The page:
I bring up this question because adware company reps and adware apologists have been known to make statements about anti-spyware zealots (like myself, admittedly), that we think "our views are the views of every consumer". A few months ago I asked Spyware Warrior readers to respond to a few questions related to the value proposition of adware/spyware. I'd be interested to know what readers here think about adware and online advertising in general.
The concept of a value proposition arose from the discussion, whether adware makers could offer potential users anything compelling in exchange for getting ads served to them. Historically adware makers have not honestly offered this choice, instead relying on deceptive installations. It was pointed out that one of the apps offered by WhenU in exchange for viewing ads is a clock sync program, something already built in to Windows XP. Obviously that’s not a good value proposition. If WhenU or other adware makers can offer me the equivalent of an Adobe Photoshop in exchange for viewing a few ads, I would consider it. But they’re going to have to do a lot better than the rinky-dink games and screensavers they currently offer.
Now for the questions:
1. The adware companies talk about their value proposition. Can you think of any adware applications that you would want on your computer in exchange for viewing ads? Some examples might be Claria’s eWallet or Dash Bar, 180solutions’ Zango Search Assistant or Zango Astrology, DirectRevenue’s Best Offers, eBates' Moe MoneyMaker, eXact Advertising’s Bargain Buddy. Why or why not?
2. Online advertising is a fact of life, just like TV commercials. Does it matter to you as a user how online advertising is delivered? Let's rate some ad delivery mechanisms in order of one to five, one being "it's perfectly acceptable and I like it and might actually purchase something from the ad" to five being "it's absolutely unacceptable, I hate it." Or do you hate all forms on online advertising? Some examples of online advertising include static banner ads, pop-ups, pop-unders, flashing banner ads, in-line text ads, embedded ads, slider ads. I probably missed some, so feel free to mention any others that come to mind.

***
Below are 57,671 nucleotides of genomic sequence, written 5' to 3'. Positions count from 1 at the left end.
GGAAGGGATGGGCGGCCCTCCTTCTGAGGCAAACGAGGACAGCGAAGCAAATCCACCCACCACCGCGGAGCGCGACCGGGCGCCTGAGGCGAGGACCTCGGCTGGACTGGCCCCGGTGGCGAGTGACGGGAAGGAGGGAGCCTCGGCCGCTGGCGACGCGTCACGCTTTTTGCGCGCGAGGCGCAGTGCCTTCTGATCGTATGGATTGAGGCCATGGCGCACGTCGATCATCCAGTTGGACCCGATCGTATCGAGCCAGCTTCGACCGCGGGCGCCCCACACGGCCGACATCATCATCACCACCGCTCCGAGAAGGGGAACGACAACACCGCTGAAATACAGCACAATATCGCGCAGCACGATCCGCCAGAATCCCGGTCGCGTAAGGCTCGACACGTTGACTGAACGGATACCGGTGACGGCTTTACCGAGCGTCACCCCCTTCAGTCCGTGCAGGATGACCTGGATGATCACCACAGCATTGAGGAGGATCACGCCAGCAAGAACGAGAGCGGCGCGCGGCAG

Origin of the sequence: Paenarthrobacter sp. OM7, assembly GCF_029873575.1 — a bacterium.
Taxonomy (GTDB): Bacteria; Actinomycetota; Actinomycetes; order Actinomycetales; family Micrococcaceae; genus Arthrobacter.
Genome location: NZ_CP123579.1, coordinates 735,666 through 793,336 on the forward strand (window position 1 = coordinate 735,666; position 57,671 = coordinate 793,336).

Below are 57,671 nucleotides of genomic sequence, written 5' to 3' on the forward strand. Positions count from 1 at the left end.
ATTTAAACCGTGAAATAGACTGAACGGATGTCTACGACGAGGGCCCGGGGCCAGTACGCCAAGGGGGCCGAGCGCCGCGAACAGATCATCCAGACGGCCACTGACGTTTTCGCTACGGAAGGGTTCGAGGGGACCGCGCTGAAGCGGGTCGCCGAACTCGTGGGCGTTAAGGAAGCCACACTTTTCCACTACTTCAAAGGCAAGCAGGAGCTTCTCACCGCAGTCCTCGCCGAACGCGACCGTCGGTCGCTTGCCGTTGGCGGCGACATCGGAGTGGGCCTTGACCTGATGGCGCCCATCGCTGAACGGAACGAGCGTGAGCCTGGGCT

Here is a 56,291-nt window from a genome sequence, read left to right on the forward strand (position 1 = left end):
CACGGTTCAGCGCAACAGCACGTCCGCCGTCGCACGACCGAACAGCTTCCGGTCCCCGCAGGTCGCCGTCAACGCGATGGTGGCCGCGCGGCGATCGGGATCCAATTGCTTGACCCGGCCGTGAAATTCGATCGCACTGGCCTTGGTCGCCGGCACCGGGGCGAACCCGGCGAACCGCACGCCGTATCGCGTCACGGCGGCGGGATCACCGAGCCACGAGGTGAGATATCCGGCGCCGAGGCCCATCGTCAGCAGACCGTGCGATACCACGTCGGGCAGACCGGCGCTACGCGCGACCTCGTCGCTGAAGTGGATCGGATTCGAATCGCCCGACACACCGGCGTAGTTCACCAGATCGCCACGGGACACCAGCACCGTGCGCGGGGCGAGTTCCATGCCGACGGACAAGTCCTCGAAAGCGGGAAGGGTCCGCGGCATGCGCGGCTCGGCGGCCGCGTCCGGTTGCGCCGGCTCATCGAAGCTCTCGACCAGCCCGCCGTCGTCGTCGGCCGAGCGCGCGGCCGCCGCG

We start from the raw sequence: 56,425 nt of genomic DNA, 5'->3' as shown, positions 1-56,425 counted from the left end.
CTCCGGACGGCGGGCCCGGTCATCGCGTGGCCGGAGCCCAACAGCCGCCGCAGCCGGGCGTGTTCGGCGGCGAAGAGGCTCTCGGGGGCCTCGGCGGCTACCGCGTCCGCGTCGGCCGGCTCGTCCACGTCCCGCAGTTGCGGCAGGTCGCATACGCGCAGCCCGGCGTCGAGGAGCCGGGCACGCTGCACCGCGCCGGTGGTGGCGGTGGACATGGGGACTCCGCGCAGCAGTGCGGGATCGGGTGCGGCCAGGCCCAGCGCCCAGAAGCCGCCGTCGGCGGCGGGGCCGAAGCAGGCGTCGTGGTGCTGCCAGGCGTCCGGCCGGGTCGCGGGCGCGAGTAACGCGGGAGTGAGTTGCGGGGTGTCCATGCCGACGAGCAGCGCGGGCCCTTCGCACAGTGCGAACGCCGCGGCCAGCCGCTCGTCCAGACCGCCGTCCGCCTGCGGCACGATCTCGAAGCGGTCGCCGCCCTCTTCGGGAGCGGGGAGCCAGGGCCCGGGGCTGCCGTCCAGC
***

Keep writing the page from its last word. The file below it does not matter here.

3. There has been a lot of talk about relevance of ads and contextual advertising (Click for definition and see examples). If you are shopping for airline tickets, for example, do you appreciate an ad, no matter how it's delivered, for a competing site or company if it saves you money?
4. How much influence do online ads have in your purchasing decisions? Would you buy from one type of ad over another? For example, would you buy from a link in a banner ad but not from a pop-up ad or vice versa? Or do you comparison shop at familiar sites and make decisions based on features and price, not advertising?
5. What do you think adware companies could do, if anything, to make their software acceptable to a majority of internet users? What, in your opinion, does the future hold for adware companies? For online advertising in general?
After such serious questions, here's an entertaining rant, I Hate Pop-Ups. Excerpt: